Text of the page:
It didn’t help matters, she adds, that “John was cocky and arrogant” and I was young.” Against her parents’ wishes the couple got married after her second year of college. “Not a real happy day but they were coming around.” All was forgiven when her parents saw none of their fears realized. Liz finished school as planned, then after embracing Lutheranism went on to seminary and got ordained. Instead of playing second fiddle to her husband she became his equal partner.

“John and my father got to be really good friends,” she says.

Women ministers were still a new reality in the Lutheran Church and thus Liz was one of only a few females in her seminary class. John’s father was delighted to have a second preacher in the fold.

“His respect for our profession was deep and he was very happy when Elizabeth entered ordination.”

They feel they made the right decision to enter ministry, though there have been doubts and struggles along the way.

“I think at first I was trying to save myself but I learned you can’t. What keeps me going is when the phone rings and somebody says, ‘I just had a baby,’ and they are so happy and they want to tell me. Or they call and they say, ‘My father is dying,’ and they are so sad and they want to tell me. I get to live the heights and the depths of people’s lives and just stand with them and be there with them through all of it.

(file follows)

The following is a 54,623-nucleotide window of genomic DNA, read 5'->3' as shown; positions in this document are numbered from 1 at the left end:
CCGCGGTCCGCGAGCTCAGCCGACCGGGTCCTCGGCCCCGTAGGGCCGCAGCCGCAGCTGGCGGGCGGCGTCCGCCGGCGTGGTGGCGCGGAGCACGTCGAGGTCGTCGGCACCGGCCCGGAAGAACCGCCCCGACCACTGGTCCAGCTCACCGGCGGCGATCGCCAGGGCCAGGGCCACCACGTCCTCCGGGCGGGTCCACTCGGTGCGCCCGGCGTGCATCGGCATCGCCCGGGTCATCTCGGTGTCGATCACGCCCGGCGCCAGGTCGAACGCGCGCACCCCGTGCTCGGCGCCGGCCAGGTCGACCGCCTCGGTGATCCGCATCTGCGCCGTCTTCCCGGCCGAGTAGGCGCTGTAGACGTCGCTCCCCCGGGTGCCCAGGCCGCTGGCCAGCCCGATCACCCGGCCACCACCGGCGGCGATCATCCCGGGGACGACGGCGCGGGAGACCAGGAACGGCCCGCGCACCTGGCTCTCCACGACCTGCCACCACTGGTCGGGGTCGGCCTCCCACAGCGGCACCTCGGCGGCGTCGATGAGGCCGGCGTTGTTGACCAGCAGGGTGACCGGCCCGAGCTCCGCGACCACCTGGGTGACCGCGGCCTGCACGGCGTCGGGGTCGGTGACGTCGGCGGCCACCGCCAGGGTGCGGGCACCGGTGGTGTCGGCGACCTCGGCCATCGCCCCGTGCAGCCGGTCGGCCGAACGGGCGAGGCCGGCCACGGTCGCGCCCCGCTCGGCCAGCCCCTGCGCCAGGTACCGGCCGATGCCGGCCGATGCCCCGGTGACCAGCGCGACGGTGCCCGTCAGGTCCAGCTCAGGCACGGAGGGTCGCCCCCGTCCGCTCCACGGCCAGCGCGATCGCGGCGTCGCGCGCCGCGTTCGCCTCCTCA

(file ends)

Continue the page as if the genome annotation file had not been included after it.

“It’s an incredible joy and what tells me it’s right is that I’m 60 years-old and I’m having more fun now than I’ve ever had. It’s great.”

Liz says, “I think at first I just was so drawn to the mystery. The call is such a challenge and it’s a privilege to be with people. I think I can make a difference sometimes. Like you can be in the right place at the right time and that’s really humbling and captivating.”

 

 

John, Liz and their granddaughter Presley

 

Their first assignment together was in Lanesboro, Minn. When they adopted children from Korea and Thailand they introduced the only people of color into an otherwise all-white community.

“Everybody loved them,” Liz says. “Being the pastors’ kids they were aware they were treated really nicely but increasingly they felt they were the only people of color. They were big fish in a little pond. Also we didn’t feel we could afford to stay. We couldn’t have sent them to college making what we did. That was really the only reason we moved. It was a wonderful way of life.”